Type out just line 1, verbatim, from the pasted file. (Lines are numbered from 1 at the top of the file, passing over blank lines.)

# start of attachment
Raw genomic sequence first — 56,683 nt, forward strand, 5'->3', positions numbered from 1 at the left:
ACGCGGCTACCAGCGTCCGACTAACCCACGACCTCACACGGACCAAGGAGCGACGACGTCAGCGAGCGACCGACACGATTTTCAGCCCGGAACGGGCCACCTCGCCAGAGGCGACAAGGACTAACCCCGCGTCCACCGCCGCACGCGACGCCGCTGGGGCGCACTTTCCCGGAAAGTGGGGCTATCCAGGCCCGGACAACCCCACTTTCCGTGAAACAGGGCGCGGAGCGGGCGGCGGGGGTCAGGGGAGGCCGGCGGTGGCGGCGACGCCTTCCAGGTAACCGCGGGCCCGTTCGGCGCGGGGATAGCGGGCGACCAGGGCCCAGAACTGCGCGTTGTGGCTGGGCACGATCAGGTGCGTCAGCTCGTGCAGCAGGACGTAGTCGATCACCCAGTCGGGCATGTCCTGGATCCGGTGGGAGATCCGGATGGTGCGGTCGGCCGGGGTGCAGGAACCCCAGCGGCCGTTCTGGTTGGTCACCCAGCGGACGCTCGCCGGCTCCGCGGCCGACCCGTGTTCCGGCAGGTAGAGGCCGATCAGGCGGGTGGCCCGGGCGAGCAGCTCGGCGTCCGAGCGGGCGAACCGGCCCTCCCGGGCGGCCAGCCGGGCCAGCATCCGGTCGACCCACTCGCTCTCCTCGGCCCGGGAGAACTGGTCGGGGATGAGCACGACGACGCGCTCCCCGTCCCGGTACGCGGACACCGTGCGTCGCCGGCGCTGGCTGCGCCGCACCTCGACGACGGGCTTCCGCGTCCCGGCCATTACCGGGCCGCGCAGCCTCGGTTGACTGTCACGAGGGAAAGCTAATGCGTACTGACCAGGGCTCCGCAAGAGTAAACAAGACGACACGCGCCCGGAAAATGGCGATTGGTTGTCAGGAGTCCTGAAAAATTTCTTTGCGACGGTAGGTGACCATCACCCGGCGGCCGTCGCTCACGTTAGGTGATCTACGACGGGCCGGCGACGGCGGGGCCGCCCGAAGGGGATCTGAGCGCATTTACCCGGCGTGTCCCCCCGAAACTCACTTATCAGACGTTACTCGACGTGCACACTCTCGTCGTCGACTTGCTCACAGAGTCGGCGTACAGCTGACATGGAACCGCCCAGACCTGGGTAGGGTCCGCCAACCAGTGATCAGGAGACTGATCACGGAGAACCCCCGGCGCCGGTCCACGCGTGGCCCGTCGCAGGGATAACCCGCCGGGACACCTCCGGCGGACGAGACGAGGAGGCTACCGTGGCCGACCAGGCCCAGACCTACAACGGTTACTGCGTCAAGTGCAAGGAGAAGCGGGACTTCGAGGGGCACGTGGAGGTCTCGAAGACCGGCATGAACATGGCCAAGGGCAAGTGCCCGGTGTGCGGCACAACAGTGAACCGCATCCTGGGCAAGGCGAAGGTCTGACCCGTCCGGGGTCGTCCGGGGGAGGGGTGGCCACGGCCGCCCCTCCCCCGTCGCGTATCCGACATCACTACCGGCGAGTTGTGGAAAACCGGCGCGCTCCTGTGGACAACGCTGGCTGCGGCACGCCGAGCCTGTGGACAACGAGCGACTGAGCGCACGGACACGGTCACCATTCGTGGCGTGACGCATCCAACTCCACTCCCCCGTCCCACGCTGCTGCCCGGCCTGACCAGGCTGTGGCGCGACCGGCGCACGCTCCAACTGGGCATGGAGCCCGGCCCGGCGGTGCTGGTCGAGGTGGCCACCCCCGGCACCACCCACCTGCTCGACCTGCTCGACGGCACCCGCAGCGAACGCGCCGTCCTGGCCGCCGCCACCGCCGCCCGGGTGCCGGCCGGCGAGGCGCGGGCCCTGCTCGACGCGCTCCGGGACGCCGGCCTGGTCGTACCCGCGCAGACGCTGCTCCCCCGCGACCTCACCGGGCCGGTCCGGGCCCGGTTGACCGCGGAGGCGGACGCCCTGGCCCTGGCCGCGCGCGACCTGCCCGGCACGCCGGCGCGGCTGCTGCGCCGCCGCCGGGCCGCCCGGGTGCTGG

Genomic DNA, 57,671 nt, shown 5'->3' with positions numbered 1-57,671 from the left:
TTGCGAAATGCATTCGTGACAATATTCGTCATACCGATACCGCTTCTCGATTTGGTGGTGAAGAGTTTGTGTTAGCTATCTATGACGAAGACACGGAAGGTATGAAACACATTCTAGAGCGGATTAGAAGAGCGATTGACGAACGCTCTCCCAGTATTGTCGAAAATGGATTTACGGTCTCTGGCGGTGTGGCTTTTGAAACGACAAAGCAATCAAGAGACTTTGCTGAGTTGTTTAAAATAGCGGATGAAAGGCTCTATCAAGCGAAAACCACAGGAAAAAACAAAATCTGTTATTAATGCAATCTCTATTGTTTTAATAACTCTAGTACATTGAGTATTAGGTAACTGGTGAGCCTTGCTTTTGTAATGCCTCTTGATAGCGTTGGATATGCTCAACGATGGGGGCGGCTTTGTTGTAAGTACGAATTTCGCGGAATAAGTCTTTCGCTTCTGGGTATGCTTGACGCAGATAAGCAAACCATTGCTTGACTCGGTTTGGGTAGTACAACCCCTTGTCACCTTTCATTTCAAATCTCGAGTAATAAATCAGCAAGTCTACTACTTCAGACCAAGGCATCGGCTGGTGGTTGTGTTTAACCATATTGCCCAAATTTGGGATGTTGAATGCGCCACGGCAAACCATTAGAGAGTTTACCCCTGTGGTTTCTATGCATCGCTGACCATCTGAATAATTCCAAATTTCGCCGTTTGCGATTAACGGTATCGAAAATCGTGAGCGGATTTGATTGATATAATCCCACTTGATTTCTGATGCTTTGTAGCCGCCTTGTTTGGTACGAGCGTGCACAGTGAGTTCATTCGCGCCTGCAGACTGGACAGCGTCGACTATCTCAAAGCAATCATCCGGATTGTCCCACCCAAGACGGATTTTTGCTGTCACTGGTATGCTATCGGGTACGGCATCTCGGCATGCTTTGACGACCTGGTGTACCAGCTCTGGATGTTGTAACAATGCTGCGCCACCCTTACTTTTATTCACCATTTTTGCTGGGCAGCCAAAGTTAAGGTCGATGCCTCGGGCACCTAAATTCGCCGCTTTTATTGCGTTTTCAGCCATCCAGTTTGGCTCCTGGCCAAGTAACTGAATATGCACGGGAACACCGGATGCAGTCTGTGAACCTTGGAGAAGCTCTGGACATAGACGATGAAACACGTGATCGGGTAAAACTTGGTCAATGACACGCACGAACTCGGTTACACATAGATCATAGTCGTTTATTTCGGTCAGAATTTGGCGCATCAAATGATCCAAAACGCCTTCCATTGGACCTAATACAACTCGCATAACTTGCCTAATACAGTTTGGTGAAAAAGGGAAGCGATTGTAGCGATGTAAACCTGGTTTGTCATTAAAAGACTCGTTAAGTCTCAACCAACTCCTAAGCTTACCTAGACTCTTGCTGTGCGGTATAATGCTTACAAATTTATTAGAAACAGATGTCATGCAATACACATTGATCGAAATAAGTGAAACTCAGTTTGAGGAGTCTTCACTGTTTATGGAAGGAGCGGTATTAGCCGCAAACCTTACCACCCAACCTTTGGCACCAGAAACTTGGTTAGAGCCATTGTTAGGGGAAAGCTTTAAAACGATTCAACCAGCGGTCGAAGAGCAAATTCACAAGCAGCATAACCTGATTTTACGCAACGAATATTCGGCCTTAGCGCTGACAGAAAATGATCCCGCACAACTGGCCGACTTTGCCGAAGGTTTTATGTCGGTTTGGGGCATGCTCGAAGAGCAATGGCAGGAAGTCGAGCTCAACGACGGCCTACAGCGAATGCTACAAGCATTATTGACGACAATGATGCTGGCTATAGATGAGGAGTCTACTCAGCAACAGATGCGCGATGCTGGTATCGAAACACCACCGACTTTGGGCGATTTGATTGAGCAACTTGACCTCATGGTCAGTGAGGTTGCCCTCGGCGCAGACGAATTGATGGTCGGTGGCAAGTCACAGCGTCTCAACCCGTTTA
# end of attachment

Raw genomic sequence first — 56,683 nt, forward strand, 5'->3', positions numbered from 1 at the left: